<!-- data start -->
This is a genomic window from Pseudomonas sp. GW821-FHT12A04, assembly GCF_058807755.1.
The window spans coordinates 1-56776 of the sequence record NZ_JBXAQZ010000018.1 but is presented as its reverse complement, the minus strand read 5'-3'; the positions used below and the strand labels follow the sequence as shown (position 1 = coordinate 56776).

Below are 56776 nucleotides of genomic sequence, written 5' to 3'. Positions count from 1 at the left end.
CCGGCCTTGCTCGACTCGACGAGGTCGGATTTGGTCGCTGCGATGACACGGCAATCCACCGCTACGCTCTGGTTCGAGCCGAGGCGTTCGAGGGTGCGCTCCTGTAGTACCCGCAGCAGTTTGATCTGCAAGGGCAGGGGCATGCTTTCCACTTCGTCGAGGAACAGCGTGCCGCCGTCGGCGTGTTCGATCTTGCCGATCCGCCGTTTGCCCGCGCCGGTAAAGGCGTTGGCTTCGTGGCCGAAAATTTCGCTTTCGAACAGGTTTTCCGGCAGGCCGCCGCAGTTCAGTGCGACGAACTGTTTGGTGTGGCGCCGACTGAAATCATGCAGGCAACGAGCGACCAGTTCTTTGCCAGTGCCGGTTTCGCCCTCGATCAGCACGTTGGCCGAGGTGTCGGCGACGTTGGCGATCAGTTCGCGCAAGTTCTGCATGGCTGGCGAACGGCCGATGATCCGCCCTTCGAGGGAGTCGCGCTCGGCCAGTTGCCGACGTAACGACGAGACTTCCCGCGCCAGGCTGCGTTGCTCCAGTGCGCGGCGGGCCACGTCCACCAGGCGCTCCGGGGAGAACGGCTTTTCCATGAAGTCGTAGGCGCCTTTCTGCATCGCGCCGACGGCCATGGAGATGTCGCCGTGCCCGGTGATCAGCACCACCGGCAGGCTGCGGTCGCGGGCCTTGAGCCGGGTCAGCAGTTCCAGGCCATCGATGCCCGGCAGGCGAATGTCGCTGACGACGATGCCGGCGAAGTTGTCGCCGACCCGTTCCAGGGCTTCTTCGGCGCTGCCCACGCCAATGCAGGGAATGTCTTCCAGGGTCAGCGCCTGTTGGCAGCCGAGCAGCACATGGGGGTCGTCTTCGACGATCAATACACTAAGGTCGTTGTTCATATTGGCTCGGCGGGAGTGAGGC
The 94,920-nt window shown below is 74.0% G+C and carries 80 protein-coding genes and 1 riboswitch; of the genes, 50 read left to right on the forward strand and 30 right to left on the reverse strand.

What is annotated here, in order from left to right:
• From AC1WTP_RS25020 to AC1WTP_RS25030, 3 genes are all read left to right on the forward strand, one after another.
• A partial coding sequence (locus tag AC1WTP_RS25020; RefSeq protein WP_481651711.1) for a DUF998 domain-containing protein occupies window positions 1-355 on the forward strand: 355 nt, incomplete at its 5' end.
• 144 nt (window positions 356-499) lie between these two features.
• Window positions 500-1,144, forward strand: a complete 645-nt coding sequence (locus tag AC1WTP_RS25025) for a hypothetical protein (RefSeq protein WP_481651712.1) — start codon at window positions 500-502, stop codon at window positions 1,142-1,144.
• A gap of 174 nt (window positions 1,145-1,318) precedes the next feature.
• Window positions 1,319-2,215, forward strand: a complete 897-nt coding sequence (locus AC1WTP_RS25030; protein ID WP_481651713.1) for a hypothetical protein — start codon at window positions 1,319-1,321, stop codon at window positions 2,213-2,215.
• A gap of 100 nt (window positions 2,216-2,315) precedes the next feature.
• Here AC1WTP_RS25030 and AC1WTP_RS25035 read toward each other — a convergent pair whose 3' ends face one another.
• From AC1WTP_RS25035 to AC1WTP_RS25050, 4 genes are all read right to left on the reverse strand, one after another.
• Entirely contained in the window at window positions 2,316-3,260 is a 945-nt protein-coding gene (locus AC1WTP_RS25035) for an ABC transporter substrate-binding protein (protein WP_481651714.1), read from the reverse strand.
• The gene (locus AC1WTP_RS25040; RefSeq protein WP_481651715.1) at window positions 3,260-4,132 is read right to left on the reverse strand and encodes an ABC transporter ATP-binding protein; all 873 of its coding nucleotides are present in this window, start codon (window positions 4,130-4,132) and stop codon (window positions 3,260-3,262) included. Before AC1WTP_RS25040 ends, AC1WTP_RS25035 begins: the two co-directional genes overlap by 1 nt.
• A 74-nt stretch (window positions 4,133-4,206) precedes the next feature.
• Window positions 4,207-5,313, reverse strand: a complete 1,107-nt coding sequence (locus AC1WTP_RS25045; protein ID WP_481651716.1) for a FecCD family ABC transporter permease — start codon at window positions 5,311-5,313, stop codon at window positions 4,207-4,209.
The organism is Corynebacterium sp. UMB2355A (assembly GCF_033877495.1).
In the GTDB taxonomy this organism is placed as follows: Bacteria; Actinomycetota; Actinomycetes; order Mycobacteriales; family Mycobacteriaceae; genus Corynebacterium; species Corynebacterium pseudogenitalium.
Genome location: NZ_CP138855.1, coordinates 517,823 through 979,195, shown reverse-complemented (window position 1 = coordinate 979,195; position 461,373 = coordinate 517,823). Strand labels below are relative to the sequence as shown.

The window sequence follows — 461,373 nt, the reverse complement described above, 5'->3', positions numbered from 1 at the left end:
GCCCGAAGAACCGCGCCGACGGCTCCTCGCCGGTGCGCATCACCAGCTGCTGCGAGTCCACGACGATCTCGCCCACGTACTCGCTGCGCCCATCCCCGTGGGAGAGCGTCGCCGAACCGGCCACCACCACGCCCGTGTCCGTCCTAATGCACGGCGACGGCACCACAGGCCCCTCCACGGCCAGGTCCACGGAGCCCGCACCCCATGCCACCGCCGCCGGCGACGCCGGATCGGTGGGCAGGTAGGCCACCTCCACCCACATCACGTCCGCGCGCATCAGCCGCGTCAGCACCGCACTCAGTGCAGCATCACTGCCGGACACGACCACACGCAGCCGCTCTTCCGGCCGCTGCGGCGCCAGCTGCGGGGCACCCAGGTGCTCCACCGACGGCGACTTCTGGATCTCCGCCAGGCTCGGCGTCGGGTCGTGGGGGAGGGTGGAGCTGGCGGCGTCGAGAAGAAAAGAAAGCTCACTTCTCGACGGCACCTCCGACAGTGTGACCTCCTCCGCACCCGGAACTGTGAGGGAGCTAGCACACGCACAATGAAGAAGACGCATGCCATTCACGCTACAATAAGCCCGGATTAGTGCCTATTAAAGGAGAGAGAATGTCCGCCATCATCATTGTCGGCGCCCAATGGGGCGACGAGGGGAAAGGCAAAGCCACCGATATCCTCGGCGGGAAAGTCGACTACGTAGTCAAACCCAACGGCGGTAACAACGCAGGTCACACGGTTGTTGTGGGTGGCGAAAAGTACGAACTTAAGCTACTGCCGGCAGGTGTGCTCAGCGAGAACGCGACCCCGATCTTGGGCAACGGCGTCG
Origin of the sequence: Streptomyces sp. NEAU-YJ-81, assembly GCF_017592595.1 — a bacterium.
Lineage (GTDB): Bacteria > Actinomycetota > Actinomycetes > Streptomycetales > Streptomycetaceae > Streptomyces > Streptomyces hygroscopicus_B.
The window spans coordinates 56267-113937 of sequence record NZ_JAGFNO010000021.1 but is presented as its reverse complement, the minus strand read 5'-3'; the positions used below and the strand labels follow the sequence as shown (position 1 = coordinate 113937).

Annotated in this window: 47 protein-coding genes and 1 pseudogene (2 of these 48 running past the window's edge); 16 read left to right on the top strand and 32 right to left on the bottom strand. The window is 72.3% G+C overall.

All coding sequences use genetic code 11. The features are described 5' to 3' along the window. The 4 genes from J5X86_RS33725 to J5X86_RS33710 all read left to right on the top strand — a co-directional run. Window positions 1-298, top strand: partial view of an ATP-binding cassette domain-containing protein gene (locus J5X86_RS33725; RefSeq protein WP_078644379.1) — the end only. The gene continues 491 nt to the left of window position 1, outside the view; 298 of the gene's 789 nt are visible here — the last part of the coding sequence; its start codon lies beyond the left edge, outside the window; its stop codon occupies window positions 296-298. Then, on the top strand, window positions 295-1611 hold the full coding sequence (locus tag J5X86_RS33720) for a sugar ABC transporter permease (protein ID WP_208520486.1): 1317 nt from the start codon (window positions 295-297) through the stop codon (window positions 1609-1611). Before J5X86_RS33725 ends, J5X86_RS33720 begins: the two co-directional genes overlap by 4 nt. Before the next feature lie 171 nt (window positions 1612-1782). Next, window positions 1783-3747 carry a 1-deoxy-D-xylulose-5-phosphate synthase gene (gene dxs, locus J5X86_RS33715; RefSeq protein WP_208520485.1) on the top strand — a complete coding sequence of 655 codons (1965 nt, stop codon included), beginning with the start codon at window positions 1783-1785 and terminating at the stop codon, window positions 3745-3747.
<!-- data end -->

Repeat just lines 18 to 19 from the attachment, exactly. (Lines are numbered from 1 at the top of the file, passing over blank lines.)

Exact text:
• A 74-nt stretch (window positions 4,133-4,206) precedes the next feature.
• Window positions 4,207-5,313, reverse strand: a complete 1,107-nt coding sequence (locus AC1WTP_RS25045; protein ID WP_481651716.1) for a FecCD family ABC transporter permease — start codon at window positions 5,311-5,313, stop codon at window positions 4,207-4,209.